Uber Finally Has An Opportunity To Send Women A Message

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In a private meeting on Sunday, Uber's Board of Directors met to discuss issues that have plagued the rideshare company's operations and image for months, including allegations of sexual harassment and workplace misconduct. According to the New York Times, the meeting sparked a potential three-month leave of absence for Uber CEO Travis Kalanick. There are concerns that even such a move would not be enough to solve the problems at the beleaguered company.

Uber has faced its share of controversies over the years, but it reached a fever pitch in February, when ex-Uber employee Susan Fowler wrote an explosive post detailing her numerous HR complaints, from sexual harassment to retaliation. In her post, Fowler accused Uber of brushing these complaints under the rug during her time as an engineer there. Consider this excerpt:

On my first official day rotating on the team, my new manager sent me a string of messages over company chat. He was in an open relationship, he said, and his girlfriend was having an easy time finding new partners but he wasn't. He was trying to stay out of trouble at work, he said, but he couldn't help getting in trouble, because he was looking for women to have sex with. It was clear that he was trying to get me to have sex with him, and it was so clearly out of line that I immediately took screenshots of these chat messages and reported him to HR.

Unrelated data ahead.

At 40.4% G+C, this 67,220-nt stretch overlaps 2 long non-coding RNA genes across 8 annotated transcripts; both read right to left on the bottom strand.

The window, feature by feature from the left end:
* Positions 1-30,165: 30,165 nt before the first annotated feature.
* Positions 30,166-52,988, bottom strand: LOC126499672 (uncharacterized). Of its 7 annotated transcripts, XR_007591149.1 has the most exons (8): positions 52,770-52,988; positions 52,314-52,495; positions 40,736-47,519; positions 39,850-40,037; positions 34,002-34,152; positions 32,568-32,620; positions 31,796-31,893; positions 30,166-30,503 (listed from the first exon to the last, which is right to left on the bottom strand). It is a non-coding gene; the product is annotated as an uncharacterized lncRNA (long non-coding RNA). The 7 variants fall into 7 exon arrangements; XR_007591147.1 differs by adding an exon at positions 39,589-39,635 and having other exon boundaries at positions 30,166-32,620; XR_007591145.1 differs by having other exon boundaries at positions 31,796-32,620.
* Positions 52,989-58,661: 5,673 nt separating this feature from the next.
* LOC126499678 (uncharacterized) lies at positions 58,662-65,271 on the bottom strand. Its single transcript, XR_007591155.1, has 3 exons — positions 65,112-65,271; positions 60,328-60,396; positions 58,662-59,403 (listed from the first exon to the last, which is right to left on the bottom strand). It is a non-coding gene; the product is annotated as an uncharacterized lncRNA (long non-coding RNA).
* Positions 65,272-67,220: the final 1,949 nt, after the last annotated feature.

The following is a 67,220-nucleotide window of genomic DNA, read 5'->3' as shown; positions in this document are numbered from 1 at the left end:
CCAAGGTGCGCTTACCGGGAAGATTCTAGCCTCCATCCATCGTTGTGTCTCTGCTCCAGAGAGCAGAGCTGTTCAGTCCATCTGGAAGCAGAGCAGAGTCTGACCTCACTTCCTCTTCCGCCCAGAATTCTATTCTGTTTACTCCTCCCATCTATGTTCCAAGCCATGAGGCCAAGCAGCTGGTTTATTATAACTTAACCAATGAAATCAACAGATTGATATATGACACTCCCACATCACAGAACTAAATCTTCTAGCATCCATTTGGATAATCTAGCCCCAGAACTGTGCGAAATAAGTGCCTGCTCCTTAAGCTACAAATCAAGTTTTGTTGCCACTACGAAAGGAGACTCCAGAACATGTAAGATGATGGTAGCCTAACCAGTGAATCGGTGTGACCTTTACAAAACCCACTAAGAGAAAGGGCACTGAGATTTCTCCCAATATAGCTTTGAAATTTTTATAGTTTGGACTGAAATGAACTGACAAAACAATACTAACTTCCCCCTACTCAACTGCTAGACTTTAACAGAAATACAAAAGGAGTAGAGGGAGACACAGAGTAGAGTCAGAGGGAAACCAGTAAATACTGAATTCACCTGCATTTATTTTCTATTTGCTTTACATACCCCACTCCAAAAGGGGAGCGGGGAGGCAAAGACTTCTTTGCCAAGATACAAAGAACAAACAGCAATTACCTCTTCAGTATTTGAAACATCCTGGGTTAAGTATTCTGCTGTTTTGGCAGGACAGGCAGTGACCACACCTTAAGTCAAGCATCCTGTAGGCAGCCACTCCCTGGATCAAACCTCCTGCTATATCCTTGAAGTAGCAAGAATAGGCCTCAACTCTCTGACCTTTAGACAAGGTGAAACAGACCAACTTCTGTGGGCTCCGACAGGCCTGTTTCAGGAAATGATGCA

Uber was a pretty good-sized company at that time, and I had pretty standard expectations of how they would handle situations like this. I expected that I would report him to HR, they would handle the situation appropriately, and then life would go on - unfortunately, things played out quite a bit differently. When I reported the situation, I was told by both HR and upper management that even though this was clearly sexual harassment and he was propositioning me, it was this man's first offense, and that they wouldn't feel comfortable giving him anything other than a warning and a stern talking-to. Upper management told me that he "was a high performer" (i.e. had stellar performance reviews from his superiors) and they wouldn't feel comfortable punishing him for what was probably just an innocent mistake on his part.

An investigation launched soon after Fowler's post was published, in which lawyers reviewed 215 complaints of misconduct at the company, resulting in 20 Uber staff terminations last week.

It certainly looks like Uber's board is taking the allegations put forth by Fowler seriously and is planning to go beyond the employee terminations. After all, it enlisted former Attorney General Eric Holder's law firm to investigate some of the allegations against the company and the corporate culture it's allegedly fostered. According to the New York Times, Uber's board voted unanimously on Sunday to adopt the recommendations put forth after Holder's investigation.